Our goal as a team was to get the patient to voluntarily take oral medications, which worked better for him than a long-acting injectable medication that we would be forced to give him if he refused. His list of previous medication trials was lengthy, and were either related to "that didn't work" or "that gave me side effect X". Many of the side effects were surprisingly accurate (although, I'm still not sure about his complaint of "itchy bone marrow").

I felt that the role of the pharmacist to care for this patient was huge. Even once the patient agreed to take the medication, and the orders were written, if the nurse came to administer the medications at a bad time, he could potentially refuse them based upon any ideas in his head. So I made recommendations right away for side effect prevention in this particular patient. Any adverse effects related to the medications could then cause Mr. X to put this agent on his list of medications that he would not take. I wanted to be sure the medication had a fair chance to work.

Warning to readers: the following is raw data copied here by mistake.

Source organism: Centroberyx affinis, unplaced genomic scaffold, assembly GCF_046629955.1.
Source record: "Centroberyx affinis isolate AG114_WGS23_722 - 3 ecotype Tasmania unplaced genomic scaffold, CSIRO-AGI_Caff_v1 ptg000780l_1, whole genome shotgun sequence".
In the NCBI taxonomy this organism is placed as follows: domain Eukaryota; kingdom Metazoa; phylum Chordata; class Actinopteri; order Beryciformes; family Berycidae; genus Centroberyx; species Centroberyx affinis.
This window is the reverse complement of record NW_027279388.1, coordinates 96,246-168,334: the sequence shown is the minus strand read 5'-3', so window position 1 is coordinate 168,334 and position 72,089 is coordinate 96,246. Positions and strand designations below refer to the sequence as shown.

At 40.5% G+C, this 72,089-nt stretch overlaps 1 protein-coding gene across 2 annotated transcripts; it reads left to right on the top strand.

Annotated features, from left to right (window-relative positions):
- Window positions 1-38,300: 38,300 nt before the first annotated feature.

My patient counseling moment with Mr. X came related to a side effect concern as well. He was taking Depakote, which in his experience had led to hair loss. The mechanism for this side effect is through zinc and selenium deficiency from the medication, so supplementation with zinc and selenium may help to reduce the hair loss.

One afternoon, my preceptor and I approached Mr. X over his afternoon dish of ice cream. I introduced myself as part of the team, who had heard his concerns about hair loss with Depakote. This provoked Mr. X to tell me about something with his legs, but then eventually circle back to agreeing to talk about the topic. I then told him that the zinc and selenium could help to reduce his hair loss. He then told me medications did not make any sense at all and that he didn't need to take any. Some yelling (par for the course) may have occurred. I was a little bit flustered, but continued to ask him if he'd like to try the zinc and selenium. To my surprise, he calmly said yes, that he would like to try it, and thanked me for talking to him. We definitely called it a success!